It is one of the most important tourist caves in Serbia. It is located in eastern Serbia, near Majdanpek. It can be reached by an asphalt road near the shores of Mali Pek and the artificial lake “Veliki Zaton”. Its altitude is 470 m. The entire surroundings of the spring of small Peka are rich in a mixed forest of beech, maple and oak and represent a unique natural and speleological treasure.
The river Mali Pek near Majdanpek, known as the gold-bearing one, is formed by the confluence of the Rajkova river, which flows through the cave of the same name, to join the Paskova river not far from the cave.
Rajkova cave is not only one of the most beautiful in our country, but also one of the longest, since 2,304 meters of its canals have been explored so far.
It was named after the famous Rajko Vojvoda, when it is assumed that he lived in the 19th century. According to tradition, he was a mechanic during the day, he robbed Turkish caravans at night with his friend Pop Martin, and, as it was believed at the time, he hid the stolen treasure in a cave. According to the story, priest Martin lived in a village near Belgrade (Grocka is most often mentioned) and when he was little, the Turks took him to be a janissary, but he somehow managed to escape. He has hated the Turks ever since. Thanks to his reports, Rajko always knew when a ship was leaving Belgrade with Turkish treasure. And pop Martin forwarded the reports to Rajko in a bag full of walnuts, where he would put a message in one of them with the exact time of departure of the Turkish ship. With his thirty or so hajduks, Rajko would set up an ambush near Boljetina, at the place where the ships had to sail along the shore due to the whirlpools, so that they could hook the boat with hooks and draw it to the shore. There they would liquidate the Turks, take the treasure and distribute a part to the poor. Rajko hid the rest of the treasure in a hidden place in a cave through which a sinkhole flows (and it was later named after Rajko).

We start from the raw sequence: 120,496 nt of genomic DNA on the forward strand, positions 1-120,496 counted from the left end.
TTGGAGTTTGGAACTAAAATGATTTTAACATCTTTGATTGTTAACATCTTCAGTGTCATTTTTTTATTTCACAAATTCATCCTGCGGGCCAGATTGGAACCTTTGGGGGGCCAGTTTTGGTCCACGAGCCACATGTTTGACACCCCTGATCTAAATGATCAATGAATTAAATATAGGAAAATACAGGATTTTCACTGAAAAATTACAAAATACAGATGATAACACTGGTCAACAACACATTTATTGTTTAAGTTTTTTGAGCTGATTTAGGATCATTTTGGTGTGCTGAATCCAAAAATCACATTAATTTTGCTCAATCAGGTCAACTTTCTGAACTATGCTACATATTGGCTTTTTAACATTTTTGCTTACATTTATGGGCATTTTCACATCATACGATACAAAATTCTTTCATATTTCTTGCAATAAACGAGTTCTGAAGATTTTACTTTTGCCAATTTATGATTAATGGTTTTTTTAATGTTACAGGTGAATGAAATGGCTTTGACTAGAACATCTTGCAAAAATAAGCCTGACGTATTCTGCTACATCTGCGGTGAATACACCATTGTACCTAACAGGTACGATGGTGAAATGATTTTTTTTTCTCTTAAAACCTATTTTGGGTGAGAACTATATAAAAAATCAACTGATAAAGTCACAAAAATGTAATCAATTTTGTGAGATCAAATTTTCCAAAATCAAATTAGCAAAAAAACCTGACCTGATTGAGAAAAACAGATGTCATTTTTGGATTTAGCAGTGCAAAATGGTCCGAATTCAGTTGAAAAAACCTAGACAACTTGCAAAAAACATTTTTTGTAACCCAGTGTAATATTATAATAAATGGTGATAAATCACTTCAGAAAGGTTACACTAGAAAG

In the end, the hajduk was liked by the Turks, who, it is said, hanged him right here, before he managed to tell anyone where he hid the stolen treasure. However, there are other versions of the end of this story, according to which, after the Turks found out what he was doing and went in search of him, Rajko and his hijackers fled. In that case, he deceived the traces very well, because it is not known where he went – some say that he went to Romania, others that he went south, and the third to the east. In any case, now this whole area has its own legend that Rajko went to his village and left offspring there.
What all these legends coincide with, however, is that Rajko’s treasure remained in the cave, defying numerous attempts by adventurers and seekers to find it.
Although to this day the treasure has not been found, when you enter this cave, the “treasure” is easily noticeable. Numerous cave decorations are there, as well as the Hedgehog and Concert Hall, then the Bath Hall. And there is also the Small and Large Organ, and the Hanged Hayduk Rajko, the Hall of Stećak tombstones and the Crystal Hall, as well as the Waterfall Hall, the Altar, the Winter Fairy Tale and Ghosts. These are all riches of Rajko’s cave.
The cave was first explored by the geographer Jovan Cvijić in 1894 and he left scientific data about it in the part “Caves and underground hydrography in Eastern Serbia”. In that part, he calls Rajko’s cave Homoljska lepotica, and the research was continued only in the seventies of the 20th century, under the leadership of Dr. Radenko Lazarević. It was opened for tourists in 1975. The entrance to the cave from the direction of the village of Rajkova was inhabited in prehistory, as evidenced by the stone hammer that is kept in the archaeological collection of the Museum in Majdanpek.
In addition to the dry horizon, this cave also has a river horizon, since the Rajkova river flows through it. After the reconstruction, both horizons are connected, which enabled visitors to go on a circular tour of this natural beauty of our country.
Although it is currently closed for visits due to current measures, the ticket price is 300 dinars per person. Working hours are from 07:00 to 15:00, Monday to Friday, and on weekends between 09:00 and 13:00.